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Louis Armstrong

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Colin Blackie

on 20 May 2013

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Transcript of Louis Armstrong

Born August 4, 1901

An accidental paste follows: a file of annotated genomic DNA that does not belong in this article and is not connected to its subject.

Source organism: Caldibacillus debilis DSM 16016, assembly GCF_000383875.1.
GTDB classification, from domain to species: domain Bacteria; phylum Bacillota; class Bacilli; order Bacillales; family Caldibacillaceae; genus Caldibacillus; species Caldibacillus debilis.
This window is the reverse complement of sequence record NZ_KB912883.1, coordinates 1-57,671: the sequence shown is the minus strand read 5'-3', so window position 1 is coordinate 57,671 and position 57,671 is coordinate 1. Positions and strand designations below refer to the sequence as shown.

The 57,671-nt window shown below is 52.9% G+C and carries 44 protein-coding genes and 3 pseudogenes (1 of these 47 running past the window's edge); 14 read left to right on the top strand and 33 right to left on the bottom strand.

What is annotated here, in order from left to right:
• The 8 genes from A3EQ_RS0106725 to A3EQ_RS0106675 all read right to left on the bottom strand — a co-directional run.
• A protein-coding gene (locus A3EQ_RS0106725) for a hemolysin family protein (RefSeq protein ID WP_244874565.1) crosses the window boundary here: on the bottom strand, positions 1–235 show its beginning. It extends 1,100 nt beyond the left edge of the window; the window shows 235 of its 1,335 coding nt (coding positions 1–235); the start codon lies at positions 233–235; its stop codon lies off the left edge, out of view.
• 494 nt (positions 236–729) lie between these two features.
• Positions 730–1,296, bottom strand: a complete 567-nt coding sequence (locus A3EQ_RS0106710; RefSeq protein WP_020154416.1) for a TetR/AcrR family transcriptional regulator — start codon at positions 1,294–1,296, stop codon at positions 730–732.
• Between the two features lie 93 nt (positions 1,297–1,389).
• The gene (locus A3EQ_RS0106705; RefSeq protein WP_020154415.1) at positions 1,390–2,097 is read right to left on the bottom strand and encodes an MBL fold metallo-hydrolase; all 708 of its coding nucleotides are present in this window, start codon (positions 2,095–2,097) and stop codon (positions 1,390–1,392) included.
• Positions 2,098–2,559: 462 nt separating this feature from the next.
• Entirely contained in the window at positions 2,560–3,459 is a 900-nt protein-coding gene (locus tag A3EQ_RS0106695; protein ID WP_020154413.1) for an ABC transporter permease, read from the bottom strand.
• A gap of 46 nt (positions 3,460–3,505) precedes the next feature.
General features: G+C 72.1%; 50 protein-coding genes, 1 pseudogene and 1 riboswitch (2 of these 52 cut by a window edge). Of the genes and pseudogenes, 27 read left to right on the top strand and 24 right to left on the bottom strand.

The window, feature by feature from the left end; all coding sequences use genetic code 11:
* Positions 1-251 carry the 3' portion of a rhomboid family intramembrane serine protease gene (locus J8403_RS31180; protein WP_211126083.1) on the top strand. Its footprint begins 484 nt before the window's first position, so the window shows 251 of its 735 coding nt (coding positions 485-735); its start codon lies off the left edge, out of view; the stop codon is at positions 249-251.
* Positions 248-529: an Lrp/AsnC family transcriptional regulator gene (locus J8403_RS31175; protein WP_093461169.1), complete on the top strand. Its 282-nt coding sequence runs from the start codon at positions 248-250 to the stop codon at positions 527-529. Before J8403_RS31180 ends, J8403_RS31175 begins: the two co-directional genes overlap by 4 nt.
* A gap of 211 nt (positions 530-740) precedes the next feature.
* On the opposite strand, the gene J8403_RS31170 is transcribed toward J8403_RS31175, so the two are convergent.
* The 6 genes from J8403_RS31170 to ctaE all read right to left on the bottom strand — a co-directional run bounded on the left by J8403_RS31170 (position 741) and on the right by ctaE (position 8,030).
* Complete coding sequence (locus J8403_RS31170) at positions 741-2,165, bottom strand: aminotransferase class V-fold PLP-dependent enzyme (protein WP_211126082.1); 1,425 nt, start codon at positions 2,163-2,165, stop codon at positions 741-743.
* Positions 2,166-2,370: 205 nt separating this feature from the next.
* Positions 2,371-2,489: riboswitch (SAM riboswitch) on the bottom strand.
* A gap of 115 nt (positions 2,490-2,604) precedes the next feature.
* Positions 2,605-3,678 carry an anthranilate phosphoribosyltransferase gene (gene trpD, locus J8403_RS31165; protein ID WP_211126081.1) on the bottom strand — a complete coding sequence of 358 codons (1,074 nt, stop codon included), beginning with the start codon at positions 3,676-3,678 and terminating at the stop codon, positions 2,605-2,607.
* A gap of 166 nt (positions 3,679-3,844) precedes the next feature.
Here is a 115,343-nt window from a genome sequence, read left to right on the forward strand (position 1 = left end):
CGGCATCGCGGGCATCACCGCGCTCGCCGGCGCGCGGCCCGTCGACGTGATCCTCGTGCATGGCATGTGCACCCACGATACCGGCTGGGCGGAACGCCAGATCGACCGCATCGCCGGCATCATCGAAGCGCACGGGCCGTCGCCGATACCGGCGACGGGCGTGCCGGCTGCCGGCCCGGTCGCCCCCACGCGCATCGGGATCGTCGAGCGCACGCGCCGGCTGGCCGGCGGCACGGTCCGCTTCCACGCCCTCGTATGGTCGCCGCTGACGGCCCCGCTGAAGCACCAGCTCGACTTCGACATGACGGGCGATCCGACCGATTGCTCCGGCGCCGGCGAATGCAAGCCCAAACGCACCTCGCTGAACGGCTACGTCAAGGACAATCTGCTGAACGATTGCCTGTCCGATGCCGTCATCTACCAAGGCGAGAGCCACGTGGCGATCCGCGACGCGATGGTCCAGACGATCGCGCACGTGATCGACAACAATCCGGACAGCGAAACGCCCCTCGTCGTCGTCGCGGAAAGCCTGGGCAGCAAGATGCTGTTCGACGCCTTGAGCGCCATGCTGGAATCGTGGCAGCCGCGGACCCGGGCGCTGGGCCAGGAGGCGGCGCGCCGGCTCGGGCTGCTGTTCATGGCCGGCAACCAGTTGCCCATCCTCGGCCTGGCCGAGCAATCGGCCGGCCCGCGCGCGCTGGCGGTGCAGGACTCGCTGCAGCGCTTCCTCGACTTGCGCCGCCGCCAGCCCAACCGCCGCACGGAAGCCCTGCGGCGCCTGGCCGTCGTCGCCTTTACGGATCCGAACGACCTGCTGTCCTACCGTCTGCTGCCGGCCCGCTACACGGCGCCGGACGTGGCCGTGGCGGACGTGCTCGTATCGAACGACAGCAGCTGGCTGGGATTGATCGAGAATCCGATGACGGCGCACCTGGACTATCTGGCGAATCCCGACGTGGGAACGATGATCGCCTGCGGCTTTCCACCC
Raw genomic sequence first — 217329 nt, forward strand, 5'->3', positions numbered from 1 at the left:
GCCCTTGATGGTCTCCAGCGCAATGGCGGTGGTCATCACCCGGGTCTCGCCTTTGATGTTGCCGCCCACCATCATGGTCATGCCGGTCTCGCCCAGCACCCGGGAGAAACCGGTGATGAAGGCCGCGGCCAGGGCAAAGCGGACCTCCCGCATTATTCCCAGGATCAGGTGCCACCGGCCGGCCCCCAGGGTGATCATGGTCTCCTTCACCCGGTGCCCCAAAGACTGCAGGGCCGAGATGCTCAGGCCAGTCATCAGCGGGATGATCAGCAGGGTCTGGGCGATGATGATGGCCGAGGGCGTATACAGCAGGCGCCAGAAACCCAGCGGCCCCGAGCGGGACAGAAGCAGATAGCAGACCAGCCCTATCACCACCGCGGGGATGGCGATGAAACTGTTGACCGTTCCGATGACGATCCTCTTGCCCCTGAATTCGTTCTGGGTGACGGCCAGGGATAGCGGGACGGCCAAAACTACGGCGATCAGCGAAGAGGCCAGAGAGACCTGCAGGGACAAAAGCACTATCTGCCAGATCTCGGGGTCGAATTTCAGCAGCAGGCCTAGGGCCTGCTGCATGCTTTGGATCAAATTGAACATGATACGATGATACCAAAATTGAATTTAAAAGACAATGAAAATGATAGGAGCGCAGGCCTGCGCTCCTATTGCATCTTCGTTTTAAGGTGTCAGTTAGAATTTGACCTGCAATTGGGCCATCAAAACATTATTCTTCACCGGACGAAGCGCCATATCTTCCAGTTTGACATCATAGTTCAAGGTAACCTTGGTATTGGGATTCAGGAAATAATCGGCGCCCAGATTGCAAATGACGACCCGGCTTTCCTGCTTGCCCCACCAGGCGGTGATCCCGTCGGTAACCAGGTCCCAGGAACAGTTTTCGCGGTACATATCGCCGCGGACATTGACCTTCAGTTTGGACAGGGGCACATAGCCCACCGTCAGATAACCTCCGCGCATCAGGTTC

New Orleans, LA MUSICIAN, AMBASSADOR, PIONEER LOUIS ARMSTRONG Pops, 2009, Terry Teachout, 475 pages Events That Deeply Affected Me Abandonment After I was born my father left my mother and I all alone. Ever since then I have been seeking out a mentor and my father has been an anti-role model. Racism affected me for my whole life. Ever since I was a child I have been influenced by racism. It has plagued me through all my years as a musician. I have always had to use the colored entrance even when I am the main attraction of the show. I have been pushed around all my life by the whites. I have always fought for equality no matter how much trouble it has gotten me into. Racism has deeply affected through my whole life. Racism has always disappointed and angered me. I have been treated like an animal even at my own shows because of the color of my skin. I have always spoken against segregation and supported equality no matter how much trouble I get into. Racism I have always been plagued by racism whether I was playing a show or just walking down the street. I have always experienced segregation being from the South. I support equality and have had outspoken opinions that have gotten me into trouble for many years. Bill "Bojangle" Robinson insp Bill "Bojangle"Robinson and his performing techniques I watched Bill Robinson in concert in my earlier years as a musician. His show taught me that there is more to being an entertainer than just making good music. His antics inspired me to become the joker that I was throughout my years. John Hammond's Knockout When I got into a violent argument with my second manager, Johnny Collins, I was unable to defend myself. He was white and I would have gotten into lots of trouble if I tried to defend myself. John Hammond backed me up and punched Johnny in the jaw. I never forgot that night and have respected Hammond for his actions ever since. Being Called Old Fashion This saddened me that I had become the old style of jazz. My heyday had passed me. I was a great innovator of jazz and one of the first to play this style of music. I was criticized for playing the same way throughout my career and never progressing with the times. This was my choice though because if I had progressed with the bebop movement I wouldn't have stayed true to what I believed in. I have had many residences throughout my life but there are only two places that I have ever called home. My first home was in New Orleans where I was born in Storyville on 723 Jane Alley. Storyville was a rough neighborhood that was nicknamed the "Battlefield" for all the crime and violence that took place there. It was the the red light district of Old New Orleans. My final home was purchased in 1943 and this was my residence until I died. It was in Corona, Queens, New York in the neighborhood where my final wife Lucille grew up. It still stands today and is now a museum. Schooling My schooling stopped after elementary school when I was sent to the Colored Waifs' Home for firing a gun. Here I joined their brass band and was taught to play trumpet by Peter Davis. This limited education didn't hold me back in any way. I still became successful despite my lack of education. Friends and Family Mayann Armstrong Mayann was my mother. She was one of the most positive influences in my life because she always worked hard to support us doing whatever she had to in order to pay the bills. When she was unable to work anymore I took over and worked two jobs to pay the rent and support her and my sister. Her hardworking behavior and dedication to the family inspired me to become the man I am today. William Armstrong William was my father. He wasn't around much when I was growing up because he left my family the same year I was born. He popped in and out of my life over the years but it was always for his own benefit. He negatively influenced me because he was a deadbeat and a mooch. He served as a reverse role model where everything he did I avoided. My Wives 1. Daisy Parker -Prostitute